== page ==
Forgot your password?  

Resources for students & teachers

Horace Holley
This eBook from the Gutenberg Project consists of approximately 62 pages of information about Read-Aloud Plays.

THE MAN

There’s Rex now—­over across the road.  He’s wondering who you are.  He sees we are friends, and he’s pretending to be jealous.  Dogs are funny, aren’t they?  But you were speaking about my poems.  It’s odd that their first criticism should come from you like this.  You must be about the same age I was when I began writing—­when I wanted above anything to write a book like that, and when such a book seemed the most impossible thing I could do.  Like trying to swim the Atlantic, or live forever.

THE BOY

It seemed impossible?  I should think it would be the most natural thing in the world, for you—­like eating dinner.

THE MAN

That’s the wonderful thing—­not the book, but that I should have come to write it!

THE BOY

But who else could write it?

THE MAN

At your age I thought anybody could—­anybody and everybody except myself.

THE BOY

Really?

THE MAN

Really and truly.  You’ve no idea what a useless misfit I was.

THE BOY

But I read somewhere you had always been brilliant, even as a boy.

THE MAN

Unfortunately ... yes.  That was what made it so hard for me.  Shall I tell you about it?

THE BOY

I wish you would!

THE MAN

Brilliance—­I’ll tell you what that was, at least for me.  I wrote several things that people called “brilliant.”  One in particular, a little play of decadent epigram.  It was acted by amateurs before an admiring “select” audience.  That was when I was twenty-one.  From about sixteen on I had been acutely miserable—­physically miserable.  I never knew when I wouldn’t actually cave in.  I felt like a bankrupt living on borrowed money.  Of course, it’s plain enough now—­the revolt of starved nerves.  I cared only for my mind, grew only in that, and the rest of me withered up like a stalk in dry soil.  So the flower drooped too—­in decadent epigram.  But nobody pointed out the truth of it all to me, and I scorned to give my body a thought.  People predicted a brilliant future—­for me, crying inside!  Then I married.  I married the girl who had taken the star part in the play.  According to the logic of the situation, it was inevitable.  Everybody remarked how inevitable it was.  A decorative girl, you know.  She wanted to be the wife of a great man....  Well, we didn’t get along.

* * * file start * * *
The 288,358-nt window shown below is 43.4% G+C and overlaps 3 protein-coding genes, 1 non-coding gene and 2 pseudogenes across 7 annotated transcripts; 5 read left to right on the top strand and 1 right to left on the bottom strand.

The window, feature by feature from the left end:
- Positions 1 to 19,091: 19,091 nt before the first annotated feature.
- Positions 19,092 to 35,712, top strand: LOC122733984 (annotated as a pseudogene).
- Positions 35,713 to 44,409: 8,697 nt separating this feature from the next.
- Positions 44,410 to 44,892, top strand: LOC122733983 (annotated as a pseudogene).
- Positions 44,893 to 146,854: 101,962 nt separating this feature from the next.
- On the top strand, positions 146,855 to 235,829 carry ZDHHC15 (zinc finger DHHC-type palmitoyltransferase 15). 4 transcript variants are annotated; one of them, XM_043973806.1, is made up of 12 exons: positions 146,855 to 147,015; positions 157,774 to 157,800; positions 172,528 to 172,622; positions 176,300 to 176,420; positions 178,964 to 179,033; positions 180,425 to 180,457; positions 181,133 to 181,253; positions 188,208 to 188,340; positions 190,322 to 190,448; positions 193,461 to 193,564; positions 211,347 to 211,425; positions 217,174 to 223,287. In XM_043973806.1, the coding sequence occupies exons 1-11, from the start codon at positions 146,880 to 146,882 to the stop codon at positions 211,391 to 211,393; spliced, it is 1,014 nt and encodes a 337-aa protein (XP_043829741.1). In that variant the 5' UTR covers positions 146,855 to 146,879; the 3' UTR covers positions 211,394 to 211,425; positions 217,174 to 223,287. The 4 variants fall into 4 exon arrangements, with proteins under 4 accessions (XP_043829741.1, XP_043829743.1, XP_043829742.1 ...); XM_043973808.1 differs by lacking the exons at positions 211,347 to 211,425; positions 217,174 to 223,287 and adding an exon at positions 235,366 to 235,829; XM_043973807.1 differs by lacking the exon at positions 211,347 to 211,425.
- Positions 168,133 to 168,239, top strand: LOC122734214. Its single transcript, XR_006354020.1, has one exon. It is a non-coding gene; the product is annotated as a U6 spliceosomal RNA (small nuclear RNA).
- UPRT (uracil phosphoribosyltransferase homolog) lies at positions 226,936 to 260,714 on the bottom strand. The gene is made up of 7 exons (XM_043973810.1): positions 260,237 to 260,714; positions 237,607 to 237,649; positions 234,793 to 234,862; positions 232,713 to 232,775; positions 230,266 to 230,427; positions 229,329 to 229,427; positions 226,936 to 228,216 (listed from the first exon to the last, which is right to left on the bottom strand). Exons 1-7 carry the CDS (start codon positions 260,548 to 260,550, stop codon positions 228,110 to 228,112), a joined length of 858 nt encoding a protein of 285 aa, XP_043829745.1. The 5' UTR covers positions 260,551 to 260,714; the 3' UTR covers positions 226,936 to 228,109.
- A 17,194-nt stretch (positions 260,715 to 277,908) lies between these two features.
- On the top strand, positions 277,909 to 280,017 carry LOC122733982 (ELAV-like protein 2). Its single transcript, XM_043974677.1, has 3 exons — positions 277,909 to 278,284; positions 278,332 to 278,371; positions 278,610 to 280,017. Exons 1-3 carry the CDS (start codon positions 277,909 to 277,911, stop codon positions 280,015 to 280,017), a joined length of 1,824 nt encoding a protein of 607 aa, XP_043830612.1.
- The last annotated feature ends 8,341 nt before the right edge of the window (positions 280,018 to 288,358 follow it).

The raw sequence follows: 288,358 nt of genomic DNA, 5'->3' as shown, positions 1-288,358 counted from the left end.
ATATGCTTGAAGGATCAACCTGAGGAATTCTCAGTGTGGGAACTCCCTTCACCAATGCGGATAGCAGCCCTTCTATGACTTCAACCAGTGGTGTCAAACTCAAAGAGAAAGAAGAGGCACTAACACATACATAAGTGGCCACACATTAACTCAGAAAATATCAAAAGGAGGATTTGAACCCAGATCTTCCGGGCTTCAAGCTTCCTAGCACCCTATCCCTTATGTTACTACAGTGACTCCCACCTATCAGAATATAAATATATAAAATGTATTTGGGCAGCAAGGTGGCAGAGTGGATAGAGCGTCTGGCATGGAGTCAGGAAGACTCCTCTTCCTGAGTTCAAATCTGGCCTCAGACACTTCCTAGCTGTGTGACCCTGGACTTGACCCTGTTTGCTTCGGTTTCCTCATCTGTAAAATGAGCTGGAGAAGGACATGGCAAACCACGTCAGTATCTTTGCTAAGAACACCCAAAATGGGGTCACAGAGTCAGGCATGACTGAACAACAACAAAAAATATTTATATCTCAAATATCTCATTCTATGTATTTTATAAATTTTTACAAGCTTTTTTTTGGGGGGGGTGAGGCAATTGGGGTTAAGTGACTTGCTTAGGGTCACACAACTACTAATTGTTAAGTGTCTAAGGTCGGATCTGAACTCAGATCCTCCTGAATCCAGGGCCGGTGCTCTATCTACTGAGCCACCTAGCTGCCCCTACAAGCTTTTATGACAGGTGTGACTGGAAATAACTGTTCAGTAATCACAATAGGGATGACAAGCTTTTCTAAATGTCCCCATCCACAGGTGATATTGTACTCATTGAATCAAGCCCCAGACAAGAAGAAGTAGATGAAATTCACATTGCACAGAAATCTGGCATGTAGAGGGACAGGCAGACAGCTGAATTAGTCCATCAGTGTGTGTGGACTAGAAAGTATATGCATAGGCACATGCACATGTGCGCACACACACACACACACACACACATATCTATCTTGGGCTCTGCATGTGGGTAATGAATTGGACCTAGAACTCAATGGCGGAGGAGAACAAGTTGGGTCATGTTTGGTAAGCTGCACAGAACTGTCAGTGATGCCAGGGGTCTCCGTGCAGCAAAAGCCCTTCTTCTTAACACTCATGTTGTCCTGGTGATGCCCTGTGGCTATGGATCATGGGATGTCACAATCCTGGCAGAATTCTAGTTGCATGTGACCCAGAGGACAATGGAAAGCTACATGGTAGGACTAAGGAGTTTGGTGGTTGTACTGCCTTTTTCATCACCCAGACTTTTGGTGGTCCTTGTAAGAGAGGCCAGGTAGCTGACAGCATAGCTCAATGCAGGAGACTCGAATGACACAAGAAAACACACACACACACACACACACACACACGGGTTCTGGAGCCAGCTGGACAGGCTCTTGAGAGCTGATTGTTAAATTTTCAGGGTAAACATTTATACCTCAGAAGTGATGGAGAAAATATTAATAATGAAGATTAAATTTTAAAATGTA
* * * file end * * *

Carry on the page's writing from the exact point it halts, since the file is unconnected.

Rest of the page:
Follow Us on Facebook